Wednesday, June 28, 2006
I gave a talk today ("Dude, where's my tree?") at the Evolution 2006 meeting at Stony Brook. It was intended as a somewhat tongue-in-check overview of some issues concerning TreeBASE, and broader areas of biodiversity informatics, making use of ants as an example (see my SemAnt project).
Michael Donoghue took me aside after the talk and made some interesting points. He was a little tired — understandably — of hearing that "TreeBASE sucks" (e.g., my CIPRES talk), and felt that my constantly saying this was counter productive. It could also lead to people not putting their data in TreeBASE because they'd heard that it "sucks".
There is an element of social responsibility here, I guess. I resolutely avoid politics. I don't mean this in a pejorative sense, it's just that I don't have the temperament or skill for it, unlike Michael himself (Lee Belbin is another person in this area who strikes me as a very skilled manager).
Now, my talk was intended to be fun, and I was taking the piss out of myself as much as anything. I also think the things we criticise are the things we value the most. But that said, let be make it clear that TreeBASE is very important. As editor of Systematic Biology I've made authors submit data to it. I have a lot of respect for the work Michael, Bill Piel, and Mike Sanderson put into TreeBASE. If you have phylogenetic data — submit it to TreeBASE. It's the best we have. It's just that, well, as a community, we could do better.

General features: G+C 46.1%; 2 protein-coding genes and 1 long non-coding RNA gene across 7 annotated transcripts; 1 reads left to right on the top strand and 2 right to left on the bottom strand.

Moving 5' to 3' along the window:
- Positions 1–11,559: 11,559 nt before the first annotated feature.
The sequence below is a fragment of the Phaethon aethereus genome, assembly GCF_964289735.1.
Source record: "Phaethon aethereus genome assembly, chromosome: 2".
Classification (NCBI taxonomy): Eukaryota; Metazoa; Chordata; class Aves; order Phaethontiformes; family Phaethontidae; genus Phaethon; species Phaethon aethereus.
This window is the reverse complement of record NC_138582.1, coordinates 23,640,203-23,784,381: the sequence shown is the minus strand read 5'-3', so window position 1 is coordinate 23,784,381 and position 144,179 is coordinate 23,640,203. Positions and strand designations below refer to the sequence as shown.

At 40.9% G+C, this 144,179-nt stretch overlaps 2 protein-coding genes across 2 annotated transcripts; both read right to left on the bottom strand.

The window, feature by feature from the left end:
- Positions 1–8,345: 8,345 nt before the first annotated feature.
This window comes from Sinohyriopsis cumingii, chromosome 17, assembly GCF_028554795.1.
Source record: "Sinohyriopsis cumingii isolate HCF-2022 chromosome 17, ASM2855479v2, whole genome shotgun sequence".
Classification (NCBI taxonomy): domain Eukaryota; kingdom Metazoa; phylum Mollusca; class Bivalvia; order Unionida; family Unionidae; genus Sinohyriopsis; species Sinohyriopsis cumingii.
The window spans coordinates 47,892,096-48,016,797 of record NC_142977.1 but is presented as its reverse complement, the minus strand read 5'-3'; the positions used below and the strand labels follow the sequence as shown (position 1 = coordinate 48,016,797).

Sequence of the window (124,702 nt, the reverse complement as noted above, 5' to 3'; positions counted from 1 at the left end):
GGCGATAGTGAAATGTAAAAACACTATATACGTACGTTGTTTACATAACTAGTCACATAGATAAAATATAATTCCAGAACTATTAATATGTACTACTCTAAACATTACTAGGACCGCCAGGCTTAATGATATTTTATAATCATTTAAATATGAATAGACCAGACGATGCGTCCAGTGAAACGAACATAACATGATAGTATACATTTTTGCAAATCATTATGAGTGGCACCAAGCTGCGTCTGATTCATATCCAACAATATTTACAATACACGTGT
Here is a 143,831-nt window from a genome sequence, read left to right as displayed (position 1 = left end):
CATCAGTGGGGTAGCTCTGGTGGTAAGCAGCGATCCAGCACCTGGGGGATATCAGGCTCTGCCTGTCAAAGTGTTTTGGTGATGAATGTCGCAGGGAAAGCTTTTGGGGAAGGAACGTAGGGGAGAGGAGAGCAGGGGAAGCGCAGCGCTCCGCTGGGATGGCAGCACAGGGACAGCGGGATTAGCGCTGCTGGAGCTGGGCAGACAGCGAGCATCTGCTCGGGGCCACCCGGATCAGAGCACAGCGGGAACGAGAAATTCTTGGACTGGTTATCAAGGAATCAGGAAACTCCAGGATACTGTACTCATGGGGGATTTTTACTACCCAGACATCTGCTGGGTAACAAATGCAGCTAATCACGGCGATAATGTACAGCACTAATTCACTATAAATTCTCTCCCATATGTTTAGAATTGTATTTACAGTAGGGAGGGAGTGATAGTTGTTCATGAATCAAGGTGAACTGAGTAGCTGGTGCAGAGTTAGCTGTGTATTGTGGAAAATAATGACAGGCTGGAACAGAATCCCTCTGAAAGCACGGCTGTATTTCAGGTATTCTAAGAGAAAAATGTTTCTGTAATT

My paper "Taxonomic names, metadata, and the Semantic Web" has appeared in Biodiversity Informatics.
Life Science Identifiers (LSIDs) offer an attractive solution to the problem of globally unique identifiers for digital objects in biology. However, I suggest that in the context of taxonomic names, the most compelling benefit of adopting these identifiers comes from the metadata associated with each LSID. By using existing vocabularies wherever possible, and using a simple vocabulary for taxonomy-specific concepts we can quickly capture the essential information about a taxonomic name in the Resource Description Framework (RDF) format. This opens up the prospect of using technologies developed for the Semantic Web to add ``taxonomic intelligence" to biodiversity databases. This essay explores some of these ideas in the context of providing a taxonomic framework for the phylogenetic database TreeBASE.